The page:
Hands Off Venezuela: The Threat of Imperial War in the Américas

Supporters of Maduro defy interventionist designs on Venezuela represented by interim opposition leader Juan Guaidó.
By Alci Rengifo

One of the great anarchist anthems from the period of the Spanish Civil War begins with the proclamation, “Black storms agitate the winds, dark clouds won’t allow us to see.” Dark clouds are indeed gathering in the southern hemisphere, over the shattered dreams of the Bolivarian Revolution in Venezuela.

Having already broken families in the southern border, imprisoning children in detention camps, the Trump White House now pretends to spearhead a campaign of liberation aimed at Caracas. The question the current coup attempt and possible march to war poses for progressives and radicals—in particular those of us here in L.A.’s Latinx community—is how to approach the issue of Venezuela soberly, while strongly opposing imperialist designs on our southern neighbors.

First it must be made clear that any U.S. intervention in Venezuela, already ongoing, which results in war or the complete overthrow of the Maduro government, will have serious consequences all over the hemisphere. The first government which will no doubt feel the repercussions is the Andres Manuel López Obrador administration in Mexico. Fascism is now in power in Brazil, reactionaries rule Colombia, Argentina and Ecuador. We are fast approaching another variation of what the 20th century revolutionary Victor Serge called “midnight in the century,” when describing the world of the 1930s.

The stage is being set for a terrible drama. Independent Venezuelan outlets such as Aporrea.org report that the British battalion that partook in the 2003 invasion of Iraq has been carrying out exercises off the Venezuelan coast. Tim Johnson of McClatchy, who helped break the Panama Papers scandal, reports of strange arm shipments making their way from the U.S. into the Bolivarian country—shadows of Reagan’s Contra War in 1980s Nicaragua. Mike Pompeo has tapped Elliot Abrams, an architect of the death squads that rampaged through Central America during the era of The Gipper, to oversee the current operation against Caracas.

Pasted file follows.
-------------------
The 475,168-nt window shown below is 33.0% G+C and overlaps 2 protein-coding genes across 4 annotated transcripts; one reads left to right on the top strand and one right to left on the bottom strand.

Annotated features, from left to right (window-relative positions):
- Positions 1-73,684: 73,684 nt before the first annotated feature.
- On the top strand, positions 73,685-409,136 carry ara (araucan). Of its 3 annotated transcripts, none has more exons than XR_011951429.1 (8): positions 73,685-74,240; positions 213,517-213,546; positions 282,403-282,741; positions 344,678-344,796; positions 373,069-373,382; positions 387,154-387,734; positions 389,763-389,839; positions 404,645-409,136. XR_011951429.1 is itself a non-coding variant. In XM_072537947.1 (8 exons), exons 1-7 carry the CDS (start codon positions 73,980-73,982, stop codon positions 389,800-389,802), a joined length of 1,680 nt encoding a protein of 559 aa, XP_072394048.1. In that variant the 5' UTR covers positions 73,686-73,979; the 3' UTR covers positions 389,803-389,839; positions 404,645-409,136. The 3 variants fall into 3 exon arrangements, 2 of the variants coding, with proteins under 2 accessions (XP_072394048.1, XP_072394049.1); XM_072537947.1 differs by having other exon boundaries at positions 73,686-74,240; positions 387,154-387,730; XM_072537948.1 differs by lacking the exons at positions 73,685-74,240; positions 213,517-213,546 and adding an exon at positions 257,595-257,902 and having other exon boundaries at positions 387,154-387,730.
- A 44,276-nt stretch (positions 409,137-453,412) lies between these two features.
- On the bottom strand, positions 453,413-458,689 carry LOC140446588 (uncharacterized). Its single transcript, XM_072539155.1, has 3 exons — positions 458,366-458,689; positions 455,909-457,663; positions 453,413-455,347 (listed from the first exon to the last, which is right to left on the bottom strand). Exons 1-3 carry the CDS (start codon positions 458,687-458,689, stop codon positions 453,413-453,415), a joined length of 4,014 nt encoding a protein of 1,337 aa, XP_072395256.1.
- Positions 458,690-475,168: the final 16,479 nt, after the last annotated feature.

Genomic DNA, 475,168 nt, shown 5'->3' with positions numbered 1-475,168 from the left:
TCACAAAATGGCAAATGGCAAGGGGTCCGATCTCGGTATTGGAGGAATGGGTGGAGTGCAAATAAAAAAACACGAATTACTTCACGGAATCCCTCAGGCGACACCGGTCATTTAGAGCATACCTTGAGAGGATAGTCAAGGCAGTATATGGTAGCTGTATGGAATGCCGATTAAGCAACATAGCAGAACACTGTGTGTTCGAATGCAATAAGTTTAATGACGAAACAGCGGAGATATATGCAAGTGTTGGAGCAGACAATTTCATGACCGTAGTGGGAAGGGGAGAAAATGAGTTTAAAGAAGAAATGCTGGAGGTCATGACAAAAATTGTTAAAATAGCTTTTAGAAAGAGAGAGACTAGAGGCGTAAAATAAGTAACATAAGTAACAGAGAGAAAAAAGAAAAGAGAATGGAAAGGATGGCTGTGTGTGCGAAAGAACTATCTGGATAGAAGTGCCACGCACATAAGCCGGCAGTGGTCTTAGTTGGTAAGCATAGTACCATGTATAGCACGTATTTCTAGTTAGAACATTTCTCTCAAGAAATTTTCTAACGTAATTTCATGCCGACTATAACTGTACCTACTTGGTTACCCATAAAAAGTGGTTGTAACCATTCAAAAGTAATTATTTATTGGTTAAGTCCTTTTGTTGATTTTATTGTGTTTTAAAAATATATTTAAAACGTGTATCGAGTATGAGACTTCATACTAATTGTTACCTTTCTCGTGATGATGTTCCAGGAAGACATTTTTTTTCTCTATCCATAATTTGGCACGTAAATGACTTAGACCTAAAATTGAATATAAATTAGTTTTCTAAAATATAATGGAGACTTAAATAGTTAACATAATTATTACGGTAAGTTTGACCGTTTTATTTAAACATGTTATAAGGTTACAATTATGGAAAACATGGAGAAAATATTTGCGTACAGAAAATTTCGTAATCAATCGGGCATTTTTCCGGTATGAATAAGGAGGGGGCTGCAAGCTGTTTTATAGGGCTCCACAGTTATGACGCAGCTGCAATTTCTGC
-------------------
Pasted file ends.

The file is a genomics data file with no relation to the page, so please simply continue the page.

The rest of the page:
Those of us old enough to remember the lead-up to Iraq recall the Bush regime’s appeals to our humanitarian impulses, framing the onslaught as liberation via bayonets. “We will bring to the Iraqi people food, and medicines and supplies and freedom,” proclaimed the self-professed Texan Caesar. For Venezuela, liberation is now being spun to mean allegiance to a self-proclaimed interim president, 37-year-old unknown named Juan Guaidó. Groomed from within the ranks of the ultra-right and allegedly racist Voluntad Popular party, from which even the traditional Venezuelan opposition keeps its distance, Guaidó has all the charisma of a brick, and ironically seems less European-looking than most of his supporters, but he is Washington’s man. Privatization of the state oil company PDVSA is his agenda and no doubt the quashing of any rivals as well.

At least in the 1970s the CIA was able to find Prussian-dressed monsters almost conjured out of Goya, like Augusto Pinochet. Today we get technocrats in boring suits and ties. Much of Europe, with the exception of Italy and Greece, are following imperial dictation and are recognizing Guiadó as Venezuela’s president. Now we have a situation of dual powers at play in the land of Simon Bolívar. And yet, the situation is a haze.

Since the passing of Hugo Chávez in 2013, there has been a steady divide amongst leftists when it comes to approaching Venezuela and its experiment in Bolivarian “socialism.” Nicolás Maduro, lacking Chávez’s magnetism and wit, has run the state in a strange, incompetent fashion. It cannot be denied that the economy is in shambles—not because of socialism as an idea, but because of the old Latin American curse of corruption, and the more practical issue of a country almost entirely dependent on oil exports not diversifying its economic portfolio to include agriculture, industries and other sectors.

It is precisely this mismanagement which has opened the door for U.S. interventionism, which was difficult to conceive when Chávez was alive and promoting regional integration. Even before the blonde menace entered the White House, the U.S. had already begun responding to social conditions in Venezuela with its usual brand of kindness, sanctions, despite the much ballyhooed moment in 2009 when Chávez personally handed then-U.S. President Barak Obama a copy of Las Venas Abiertas de América Latina (Open Veins of Latin America: Five Centuries of the Pillage of a Continent) by Eduardo Galeano.